It was surprising, then, to wake up one morning and look out the window to see the seedlings planted. My husband Stuart and I consulted Curtis who knew nothing about it, which left only the possibility that our neighbour next-door had been as embarrassed by our backyard as we were. It appeared that he’d snuck over in the early morning and started the job, determined not to let the seedlings go to waste. Maneuvering his way around the detritus, he had planted tidy rows of vegetables, and now it seemed we had a garden after all.

Of course, the lettuce would be ready first, but we didn’t know that then. We didn’t know anything then, until somebody told us. We would learn quickly, however, that seven lettuce plants were probably more roughage three people could handle.

Lettuce was king throughout June, and our regular weeding and watering were paying off— the garden was growing. The old man next door who’d started it all liked to poke his head over the fence from time-to-time, observe the work we were doing, and to tell us, in his limited English, “It is good.”

And it was good, we thought. A garden was a neat trick, and finally we had a backyard we could be proud of. Everything in the garden appeared to be thriving— and then the lettuce bolted.

Bolting, I have since learned, is the process by which a plant goes to seed when faced with danger, in this case the onset of summer heat. In this last-ditch attempt at propagation, our lettuces suddenly grew tall with a thick ugly stalk and their leaves became too bitter for eating. Lettuce season was finished, finally, and we were a bit grateful at a reprieve from green salad.

So that was bolting. Never before have I learned so much in such a short time as I have from our garden. We also learned the way cucumbers grow with their yellow blossom at one end and the stem at the other, and that until they’re ripe they are spiky to the touch. We learned, with regret, that carrots in clay soil won’t grow downwards, and turn into a horrible mangled knot of root instead. We learned not to put the barbecue so close to the tomato plant, and that in spite of burns, tomatoes will persevere.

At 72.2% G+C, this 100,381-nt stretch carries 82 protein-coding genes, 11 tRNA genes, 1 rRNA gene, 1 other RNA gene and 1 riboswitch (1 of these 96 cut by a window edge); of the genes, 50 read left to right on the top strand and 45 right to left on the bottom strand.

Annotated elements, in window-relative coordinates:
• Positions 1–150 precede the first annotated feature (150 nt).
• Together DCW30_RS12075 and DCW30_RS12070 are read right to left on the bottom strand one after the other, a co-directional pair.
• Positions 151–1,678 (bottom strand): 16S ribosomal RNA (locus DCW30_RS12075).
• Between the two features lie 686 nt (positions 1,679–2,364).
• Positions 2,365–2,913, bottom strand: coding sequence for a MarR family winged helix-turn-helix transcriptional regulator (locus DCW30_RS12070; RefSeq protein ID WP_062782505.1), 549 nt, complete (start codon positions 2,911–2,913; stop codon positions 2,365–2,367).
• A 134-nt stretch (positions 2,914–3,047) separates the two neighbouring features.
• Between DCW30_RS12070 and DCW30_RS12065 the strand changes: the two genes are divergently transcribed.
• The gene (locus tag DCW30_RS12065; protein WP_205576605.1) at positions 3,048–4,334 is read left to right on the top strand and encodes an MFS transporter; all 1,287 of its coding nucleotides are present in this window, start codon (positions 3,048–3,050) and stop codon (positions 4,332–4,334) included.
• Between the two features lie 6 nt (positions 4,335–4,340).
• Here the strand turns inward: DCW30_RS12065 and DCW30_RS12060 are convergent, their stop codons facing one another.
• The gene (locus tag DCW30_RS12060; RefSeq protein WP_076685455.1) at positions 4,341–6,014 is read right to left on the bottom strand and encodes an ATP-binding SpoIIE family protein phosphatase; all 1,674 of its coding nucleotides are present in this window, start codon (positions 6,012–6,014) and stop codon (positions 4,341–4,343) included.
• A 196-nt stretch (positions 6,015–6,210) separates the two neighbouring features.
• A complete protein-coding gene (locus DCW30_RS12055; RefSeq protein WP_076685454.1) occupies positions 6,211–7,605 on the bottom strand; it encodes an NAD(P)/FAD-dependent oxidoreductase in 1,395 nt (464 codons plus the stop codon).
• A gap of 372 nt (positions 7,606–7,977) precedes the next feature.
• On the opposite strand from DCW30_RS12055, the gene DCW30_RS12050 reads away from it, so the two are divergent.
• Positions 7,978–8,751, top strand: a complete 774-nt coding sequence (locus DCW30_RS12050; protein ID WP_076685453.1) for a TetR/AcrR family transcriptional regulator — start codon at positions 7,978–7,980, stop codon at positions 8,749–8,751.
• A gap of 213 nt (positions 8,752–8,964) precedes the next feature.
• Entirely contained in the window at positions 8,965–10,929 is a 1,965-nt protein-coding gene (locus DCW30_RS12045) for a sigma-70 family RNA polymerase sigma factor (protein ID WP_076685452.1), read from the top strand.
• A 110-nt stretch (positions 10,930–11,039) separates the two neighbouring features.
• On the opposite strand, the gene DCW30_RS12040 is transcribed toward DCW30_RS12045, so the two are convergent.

We learned that a melon plant can take over the entire garden, its vine spreading wherever there is room to grow, wrapping merciless tentacles around everything in its wake. That red peppers come into season later than green peppers, quite obviously it seems now, because of the additional sunlight and energy necessary for its fruit to blush.

Our garden was blooming, and although the lettuce was gone, we had the rest of the salad. Even though we had to pick the workmen’s cigarette butts out of the tomato plants, and I kept finding bent nails in the soil.

We knew we were doing particularly well the day the boy next door— the old man’s grandson— called over the fence to tell us that our garden was cool. “I like it,” he said. “It’s way better than the rats that used to be back there.”

Recently I read that it is difficult to grow watermelon. Apparently watermelon are quite sensitive to wind, require enormous amounts of sunlight, but if you provide them with a great deal of care and attention, your own may prosper. Which I found surprising considering the gorgeous melons nearly ready-to-eat in our own little laissez-faire patch of earth. We have had ample beginners’ luck, it seems, but then never has a garden needed it more.

It was August soon and the cantaloupe was ready. One afternoon we cut the first one open, revealing the perfection of its orange flesh, dark green around the edges, and the miraculous mess of seeds inside. We were sitting down to eat and I was about to devour my half, just like all the melons I’d taken for granted before, when I realized that only moments ago, here had been a living thing. A dramatic realization— food comes from somewhere— though of course I ate that melon all the same. But I didn’t just eat it, rather I savoured it. I appreciated it. And without a doubt, the melon tasted better for it.

This summer we’ve learned what a long haul it is to the table, even if it’s only the distance from the yard.

August 26, 2007

Itadekimasu

“What does it mean exactly, itadekimasu?” I asked Sayaka over our sushi lunch yesterday– the Japanese equivalent of “let’s eat”, or “Bon appetit”. She explained that it means “I will take your life,” and it was a message of thanks to the food we were about to eat. Grace, I suppose, without a god. I think Barbara Kingsolver would approve (I think Barbara Kingsolver may have replaced Jesus in our household). And I love it. I will stop italicizing itadekimasu, and it will enter my vernacular. As non-religious people, we have to seek to live our lives in thoughtful ways, and I think this is a good tradition to take along with us.

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Mitzi Bytes